The BGMEA thus in its letter to the NBR, rightly underlined that supply order worth US$ 3.18 billion of garment products has been cancelled or suspended by international buyers due to the pandemic and understandably so in such a scenario to remain competitive, they would naturally want to reduce the cost of doing business; hence it goes without saying apparel exporters are somewhat sensitive about the higher container handling fees that they allege the private ICD operators are asking from them.
According to reports, even if the private ICDs have been barred from handling imported apparel items, the off-docks were allowed to deliver all goods, including those belonging to the apparel exporters, from 24 April to 14 June last year to ease the then congestion at the port while on 1st December last, the CPA recommended increasing the number of items to be released from the off-docks and gradually bringing all imported items under the scheme to reduce the container congestion at the Chittagong Port.
However, the exporters also alleged that the lack of space, equipment and labour force in the private ICDs is causing delays in handling the goods.
“It’s not possible to take delivery of the consignments from the off-docks at this moment of crisis due to additional charges and time,” reportedly maintained the BGMEA President even as under the given circumstances, the exporters requested the NBR to allow continuing with the existing facilities of releasing the import consignments from Chittagong Port to reduce the cost of exports and help the sector survive.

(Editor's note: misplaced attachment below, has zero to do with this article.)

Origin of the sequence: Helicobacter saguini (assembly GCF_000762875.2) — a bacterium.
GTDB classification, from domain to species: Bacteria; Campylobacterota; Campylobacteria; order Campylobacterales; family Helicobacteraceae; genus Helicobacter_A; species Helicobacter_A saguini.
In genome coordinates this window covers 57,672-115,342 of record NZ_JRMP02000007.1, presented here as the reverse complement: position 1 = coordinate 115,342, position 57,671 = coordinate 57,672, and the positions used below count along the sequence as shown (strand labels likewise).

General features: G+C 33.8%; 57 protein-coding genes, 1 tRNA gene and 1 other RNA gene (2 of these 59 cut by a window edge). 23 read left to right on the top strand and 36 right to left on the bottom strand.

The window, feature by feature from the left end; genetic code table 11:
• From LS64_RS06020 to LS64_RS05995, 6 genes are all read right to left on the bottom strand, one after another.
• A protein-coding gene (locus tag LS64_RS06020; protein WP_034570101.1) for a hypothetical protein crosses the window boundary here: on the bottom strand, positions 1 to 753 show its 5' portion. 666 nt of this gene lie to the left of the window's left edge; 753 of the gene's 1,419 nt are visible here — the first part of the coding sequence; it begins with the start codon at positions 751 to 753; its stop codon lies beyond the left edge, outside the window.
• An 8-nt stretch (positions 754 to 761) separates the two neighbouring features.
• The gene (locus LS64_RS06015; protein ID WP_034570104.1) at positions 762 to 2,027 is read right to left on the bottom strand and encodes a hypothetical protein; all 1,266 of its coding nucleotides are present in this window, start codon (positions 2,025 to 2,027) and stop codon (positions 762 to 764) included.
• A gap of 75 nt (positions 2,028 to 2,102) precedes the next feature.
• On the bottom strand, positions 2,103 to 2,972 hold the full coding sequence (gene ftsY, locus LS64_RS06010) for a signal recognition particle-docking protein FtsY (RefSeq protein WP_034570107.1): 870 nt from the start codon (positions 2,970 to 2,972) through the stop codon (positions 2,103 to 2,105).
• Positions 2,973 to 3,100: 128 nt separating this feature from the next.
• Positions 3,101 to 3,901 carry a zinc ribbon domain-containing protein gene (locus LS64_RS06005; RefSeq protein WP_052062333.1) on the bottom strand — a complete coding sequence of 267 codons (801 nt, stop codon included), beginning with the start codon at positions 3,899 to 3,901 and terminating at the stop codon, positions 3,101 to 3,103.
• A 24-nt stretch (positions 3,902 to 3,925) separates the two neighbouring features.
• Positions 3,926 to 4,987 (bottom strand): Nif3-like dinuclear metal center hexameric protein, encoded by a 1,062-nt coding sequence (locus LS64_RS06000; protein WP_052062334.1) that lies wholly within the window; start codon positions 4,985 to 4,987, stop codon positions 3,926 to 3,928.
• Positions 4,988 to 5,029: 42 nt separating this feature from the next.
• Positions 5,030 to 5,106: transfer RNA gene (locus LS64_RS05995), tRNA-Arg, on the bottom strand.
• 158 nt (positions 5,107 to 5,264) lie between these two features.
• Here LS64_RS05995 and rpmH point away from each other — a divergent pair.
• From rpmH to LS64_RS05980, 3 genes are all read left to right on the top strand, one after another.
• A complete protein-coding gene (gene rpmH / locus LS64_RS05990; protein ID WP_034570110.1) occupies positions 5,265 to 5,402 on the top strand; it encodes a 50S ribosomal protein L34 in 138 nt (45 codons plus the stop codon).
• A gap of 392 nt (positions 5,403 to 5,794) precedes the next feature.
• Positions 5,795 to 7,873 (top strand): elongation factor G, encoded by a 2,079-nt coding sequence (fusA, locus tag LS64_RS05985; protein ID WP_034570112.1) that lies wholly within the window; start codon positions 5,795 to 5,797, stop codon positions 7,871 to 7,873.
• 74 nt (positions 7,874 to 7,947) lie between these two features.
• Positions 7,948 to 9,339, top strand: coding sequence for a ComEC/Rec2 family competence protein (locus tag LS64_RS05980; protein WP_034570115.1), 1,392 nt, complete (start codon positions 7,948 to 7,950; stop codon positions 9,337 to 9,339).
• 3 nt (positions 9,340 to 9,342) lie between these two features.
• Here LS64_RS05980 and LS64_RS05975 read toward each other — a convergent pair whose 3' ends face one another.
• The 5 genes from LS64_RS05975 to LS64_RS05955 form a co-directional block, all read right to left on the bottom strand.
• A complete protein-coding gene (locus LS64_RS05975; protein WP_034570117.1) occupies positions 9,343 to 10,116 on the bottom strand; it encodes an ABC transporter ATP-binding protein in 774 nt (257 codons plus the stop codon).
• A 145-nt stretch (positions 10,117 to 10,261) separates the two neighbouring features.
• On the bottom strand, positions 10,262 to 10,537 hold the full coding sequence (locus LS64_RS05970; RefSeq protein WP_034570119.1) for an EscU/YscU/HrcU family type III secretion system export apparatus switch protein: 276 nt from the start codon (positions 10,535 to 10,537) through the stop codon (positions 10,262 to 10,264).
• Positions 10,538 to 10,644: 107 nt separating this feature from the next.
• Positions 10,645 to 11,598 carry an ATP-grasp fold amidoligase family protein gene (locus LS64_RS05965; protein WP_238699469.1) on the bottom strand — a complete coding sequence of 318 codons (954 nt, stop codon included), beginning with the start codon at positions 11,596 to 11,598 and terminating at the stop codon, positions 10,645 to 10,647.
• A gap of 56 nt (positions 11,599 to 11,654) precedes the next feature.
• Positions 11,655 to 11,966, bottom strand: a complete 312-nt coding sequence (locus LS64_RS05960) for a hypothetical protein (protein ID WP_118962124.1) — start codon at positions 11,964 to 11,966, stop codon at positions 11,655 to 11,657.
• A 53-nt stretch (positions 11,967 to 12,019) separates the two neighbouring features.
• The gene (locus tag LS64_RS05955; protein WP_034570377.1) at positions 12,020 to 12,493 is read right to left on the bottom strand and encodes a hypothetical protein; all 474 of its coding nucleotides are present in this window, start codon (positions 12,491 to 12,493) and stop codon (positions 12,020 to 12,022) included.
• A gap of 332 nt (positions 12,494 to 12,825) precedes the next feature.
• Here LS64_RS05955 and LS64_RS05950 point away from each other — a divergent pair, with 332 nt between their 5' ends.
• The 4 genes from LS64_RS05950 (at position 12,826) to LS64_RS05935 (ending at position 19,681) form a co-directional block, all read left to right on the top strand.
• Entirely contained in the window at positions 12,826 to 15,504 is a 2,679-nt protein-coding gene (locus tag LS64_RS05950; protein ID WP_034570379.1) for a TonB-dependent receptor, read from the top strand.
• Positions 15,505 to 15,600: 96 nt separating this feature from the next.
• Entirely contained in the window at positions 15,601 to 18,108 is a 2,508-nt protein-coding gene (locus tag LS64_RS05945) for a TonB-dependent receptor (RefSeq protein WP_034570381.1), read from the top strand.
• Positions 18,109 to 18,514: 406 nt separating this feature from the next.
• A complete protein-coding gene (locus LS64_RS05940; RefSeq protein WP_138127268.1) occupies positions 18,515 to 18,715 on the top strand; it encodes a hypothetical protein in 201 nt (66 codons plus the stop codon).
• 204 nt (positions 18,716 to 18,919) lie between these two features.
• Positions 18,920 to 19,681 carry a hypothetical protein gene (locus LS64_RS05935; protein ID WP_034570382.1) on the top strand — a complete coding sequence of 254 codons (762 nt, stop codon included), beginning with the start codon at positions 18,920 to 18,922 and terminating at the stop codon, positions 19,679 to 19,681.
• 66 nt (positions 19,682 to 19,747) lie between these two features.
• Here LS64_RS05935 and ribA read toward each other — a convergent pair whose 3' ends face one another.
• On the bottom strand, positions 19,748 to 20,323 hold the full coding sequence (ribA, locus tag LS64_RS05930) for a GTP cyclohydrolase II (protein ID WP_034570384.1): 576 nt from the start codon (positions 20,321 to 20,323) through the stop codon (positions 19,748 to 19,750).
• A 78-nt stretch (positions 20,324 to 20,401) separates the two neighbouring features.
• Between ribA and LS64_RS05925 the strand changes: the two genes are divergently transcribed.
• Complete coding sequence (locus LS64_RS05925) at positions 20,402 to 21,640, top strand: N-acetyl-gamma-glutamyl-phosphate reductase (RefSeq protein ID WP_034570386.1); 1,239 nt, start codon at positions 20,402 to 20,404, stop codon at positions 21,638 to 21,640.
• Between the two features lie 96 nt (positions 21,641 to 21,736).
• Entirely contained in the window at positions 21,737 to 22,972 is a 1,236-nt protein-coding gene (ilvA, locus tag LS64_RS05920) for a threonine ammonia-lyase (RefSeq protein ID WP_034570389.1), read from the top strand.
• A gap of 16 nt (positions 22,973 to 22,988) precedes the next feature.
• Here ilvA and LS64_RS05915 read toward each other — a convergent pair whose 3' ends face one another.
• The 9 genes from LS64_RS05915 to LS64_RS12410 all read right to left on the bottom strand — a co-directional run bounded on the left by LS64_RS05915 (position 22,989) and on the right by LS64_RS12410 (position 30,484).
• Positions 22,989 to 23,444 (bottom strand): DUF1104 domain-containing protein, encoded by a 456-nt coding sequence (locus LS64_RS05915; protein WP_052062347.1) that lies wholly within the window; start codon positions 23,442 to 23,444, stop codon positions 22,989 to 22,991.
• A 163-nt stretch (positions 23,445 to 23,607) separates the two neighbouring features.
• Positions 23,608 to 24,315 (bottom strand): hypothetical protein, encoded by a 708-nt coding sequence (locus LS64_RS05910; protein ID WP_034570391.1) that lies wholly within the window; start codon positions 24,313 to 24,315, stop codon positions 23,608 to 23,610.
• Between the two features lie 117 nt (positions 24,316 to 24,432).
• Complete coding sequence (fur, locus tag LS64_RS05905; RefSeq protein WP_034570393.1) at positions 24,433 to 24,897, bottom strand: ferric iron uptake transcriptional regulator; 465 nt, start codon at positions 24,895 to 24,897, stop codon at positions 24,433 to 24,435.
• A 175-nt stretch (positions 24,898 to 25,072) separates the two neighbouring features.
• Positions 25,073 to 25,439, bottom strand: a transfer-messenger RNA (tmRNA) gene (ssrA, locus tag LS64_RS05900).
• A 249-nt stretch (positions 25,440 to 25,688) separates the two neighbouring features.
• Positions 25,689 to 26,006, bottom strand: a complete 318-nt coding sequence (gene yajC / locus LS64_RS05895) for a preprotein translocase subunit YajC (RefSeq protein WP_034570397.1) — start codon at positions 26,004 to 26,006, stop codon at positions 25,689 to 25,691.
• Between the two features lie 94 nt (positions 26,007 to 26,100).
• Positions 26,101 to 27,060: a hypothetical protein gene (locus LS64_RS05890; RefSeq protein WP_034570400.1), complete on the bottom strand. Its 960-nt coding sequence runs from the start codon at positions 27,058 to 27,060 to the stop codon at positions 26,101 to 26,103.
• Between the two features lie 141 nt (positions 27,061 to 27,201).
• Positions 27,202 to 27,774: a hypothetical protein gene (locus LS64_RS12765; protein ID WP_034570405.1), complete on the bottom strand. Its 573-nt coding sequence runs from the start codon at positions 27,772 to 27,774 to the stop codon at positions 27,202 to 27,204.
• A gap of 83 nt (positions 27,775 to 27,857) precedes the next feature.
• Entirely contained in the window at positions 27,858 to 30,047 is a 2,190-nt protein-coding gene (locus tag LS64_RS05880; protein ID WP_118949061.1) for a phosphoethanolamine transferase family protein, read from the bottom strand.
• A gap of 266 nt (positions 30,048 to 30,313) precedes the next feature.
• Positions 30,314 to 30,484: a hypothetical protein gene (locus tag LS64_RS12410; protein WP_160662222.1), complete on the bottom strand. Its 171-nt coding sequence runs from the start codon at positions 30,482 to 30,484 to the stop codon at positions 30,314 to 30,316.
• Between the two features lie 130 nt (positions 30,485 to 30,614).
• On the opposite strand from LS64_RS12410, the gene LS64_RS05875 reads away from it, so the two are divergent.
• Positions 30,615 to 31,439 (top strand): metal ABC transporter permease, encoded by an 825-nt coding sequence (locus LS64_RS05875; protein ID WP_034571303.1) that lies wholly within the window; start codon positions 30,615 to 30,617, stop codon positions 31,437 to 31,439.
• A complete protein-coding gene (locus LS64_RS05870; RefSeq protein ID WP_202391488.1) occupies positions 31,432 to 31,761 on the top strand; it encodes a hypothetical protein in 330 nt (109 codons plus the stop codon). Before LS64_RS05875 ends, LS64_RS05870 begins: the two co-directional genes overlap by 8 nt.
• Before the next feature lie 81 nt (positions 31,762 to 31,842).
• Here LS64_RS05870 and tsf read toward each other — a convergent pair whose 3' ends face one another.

Meanwhile, as per reports, the continuing problem of container congestion at the Chittagong Port is not reportedly expected to ease at least until the Patenga container terminal — the terminal will have three container jetties and one dolphin jetty — becomes operational by next year even as the port authorities, utilising experiences of the global epidemic are ready to face the challenges of the New Year (2021), and as part of which, the port authorities are emphasising on new infrastructure, construction of jetties, terminals, automation and digitisation in official and operational activities, etc., so as to increase capacities to efficiently handle the country’s growing import-export pressures while also facilitate transit of goods to neighbouring countries like India, Nepal and Bhutan as well.
Now, from the perspective of the ICD, during the economic shut down when export-import came to a near standstill, akin to the garment exporters, ICD operators also reportedly suffered significant losses and there have been concerns about the risks they are reportedly facing subsequent to making sizeable investments in the cargo handling business.
So, even as both parties seem to have their own concerns to deal with, a mutually-acceptable solution, one would agree, nevertheless can always be reached through dialogue and discussion, which would be in interest of all.